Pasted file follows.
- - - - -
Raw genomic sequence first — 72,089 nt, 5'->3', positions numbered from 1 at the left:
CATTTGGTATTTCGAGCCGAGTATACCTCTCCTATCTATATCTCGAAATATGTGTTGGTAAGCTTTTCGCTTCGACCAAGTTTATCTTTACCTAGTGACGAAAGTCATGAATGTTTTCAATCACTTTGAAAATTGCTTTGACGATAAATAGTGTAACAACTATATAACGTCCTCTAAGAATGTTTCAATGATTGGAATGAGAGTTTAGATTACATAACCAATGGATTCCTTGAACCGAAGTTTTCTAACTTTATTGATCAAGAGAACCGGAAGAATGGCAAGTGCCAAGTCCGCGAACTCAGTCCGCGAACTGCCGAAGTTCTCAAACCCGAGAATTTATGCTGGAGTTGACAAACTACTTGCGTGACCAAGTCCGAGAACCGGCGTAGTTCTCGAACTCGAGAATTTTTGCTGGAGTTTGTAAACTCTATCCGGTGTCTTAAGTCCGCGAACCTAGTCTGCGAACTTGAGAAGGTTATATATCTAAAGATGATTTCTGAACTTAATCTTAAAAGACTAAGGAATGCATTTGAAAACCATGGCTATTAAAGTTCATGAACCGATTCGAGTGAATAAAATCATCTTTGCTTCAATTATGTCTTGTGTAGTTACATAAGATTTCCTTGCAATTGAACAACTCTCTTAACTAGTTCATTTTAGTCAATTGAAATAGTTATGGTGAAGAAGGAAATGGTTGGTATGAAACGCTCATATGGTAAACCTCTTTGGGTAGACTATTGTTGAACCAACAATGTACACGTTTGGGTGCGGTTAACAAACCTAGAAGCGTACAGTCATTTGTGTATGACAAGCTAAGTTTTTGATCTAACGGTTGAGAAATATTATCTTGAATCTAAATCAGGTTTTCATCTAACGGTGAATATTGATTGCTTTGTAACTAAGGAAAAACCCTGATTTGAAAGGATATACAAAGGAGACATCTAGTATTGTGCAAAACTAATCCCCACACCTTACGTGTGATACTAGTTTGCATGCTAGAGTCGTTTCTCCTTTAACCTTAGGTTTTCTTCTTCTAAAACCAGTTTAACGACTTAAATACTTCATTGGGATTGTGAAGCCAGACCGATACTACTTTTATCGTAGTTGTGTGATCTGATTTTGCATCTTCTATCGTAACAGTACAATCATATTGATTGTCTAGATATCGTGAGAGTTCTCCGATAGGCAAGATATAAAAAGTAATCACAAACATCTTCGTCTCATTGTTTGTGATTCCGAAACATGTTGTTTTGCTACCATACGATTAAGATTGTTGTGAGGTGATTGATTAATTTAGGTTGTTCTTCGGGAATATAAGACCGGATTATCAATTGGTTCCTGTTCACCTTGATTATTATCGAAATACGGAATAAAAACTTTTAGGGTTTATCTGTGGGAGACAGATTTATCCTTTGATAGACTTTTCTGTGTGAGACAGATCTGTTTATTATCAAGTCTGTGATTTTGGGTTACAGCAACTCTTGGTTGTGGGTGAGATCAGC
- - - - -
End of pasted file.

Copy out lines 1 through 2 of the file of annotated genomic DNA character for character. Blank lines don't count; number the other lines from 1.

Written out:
Raw genomic sequence first — 72,089 nt, 5'->3', positions numbered from 1 at the left:
CATTTGGTATTTCGAGCCGAGTATACCTCTCCTATCTATATCTCGAAATATGTGTTGGTAAGCTTTTCGCTTCGACCAAGTTTATCTTTACCTAGTGACGAAAGTCATGAATGTTTTCAATCACTTTGAAAATTGCTTTGACGATAAATAGTGTAACAACTATATAACGTCCTCTAAGAATGTTTCAATGATTGGAATGAGAGTTTAGATTACATAACCAATGGATTCCTTGAACCGAAGTTTTCTAACTTTATTGATCAAGAGAACCGGAAGAATGGCAAGTGCCAAGTCCGCGAACTCAGTCCGCGAACTGCCGAAGTTCTCAAACCCGAGAATTTATGCTGGAGTTGACAAACTACTTGCGTGACCAAGTCCGAGAACCGGCGTAGTTCTCGAACTCGAGAATTTTTGCTGGAGTTTGTAAACTCTATCCGGTGTCTTAAGTCCGCGAACCTAGTCTGCGAACTTGAGAAGGTTATATATCTAAAGATGATTTCTGAACTTAATCTTAAAAGACTAAGGAATGCATTTGAAAACCATGGCTATTAAAGTTCATGAACCGATTCGAGTGAATAAAATCATCTTTGCTTCAATTATGTCTTGTGTAGTTACATAAGATTTCCTTGCAATTGAACAACTCTCTTAACTAGTTCATTTTAGTCAATTGAAATAGTTATGGTGAAGAAGGAAATGGTTGGTATGAAACGCTCATATGGTAAACCTCTTTGGGTAGACTATTGTTGAACCAACAATGTACACGTTTGGGTGCGGTTAACAAACCTAGAAGCGTACAGTCATTTGTGTATGACAAGCTAAGTTTTTGATCTAACGGTTGAGAAATATTATCTTGAATCTAAATCAGGTTTTCATCTAACGGTGAATATTGATTGCTTTGTAACTAAGGAAAAACCCTGATTTGAAAGGATATACAAAGGAGACATCTAGTATTGTGCAAAACTAATCCCCACACCTTACGTGTGATACTAGTTTGCATGCTAGAGTCGTTTCTCCTTTAACCTTAGGTTTTCTTCTTCTAAAACCAGTTTAACGACTTAAATACTTCATTGGGATTGTGAAGCCAGACCGATACTACTTTTATCGTAGTTGTGTGATCTGATTTTGCATCTTCTATCGTAACAGTACAATCATATTGATTGTCTAGATATCGTGAGAGTTCTCCGATAGGCAAGATATAAAAAGTAATCACAAACATCTTCGTCTCATTGTTTGTGATTCCGAAACATGTTGTTTTGCTACCATACGATTAAGATTGTTGTGAGGTGATTGATTAATTTAGGTTGTTCTTCGGGAATATAAGACCGGATTATCAATTGGTTCCTGTTCACCTTGATTATTATCGAAATACGGAATAAAAACTTTTAGGGTTTATCTGTGGGAGACAGATTTATCCTTTGATAGACTTTTCTGTGTGAGACAGATCTGTTTATTATCAAGTCTGTGATTTTGGGTTACAGCAACTCTTGGTTGTGGGTGAGATCAGC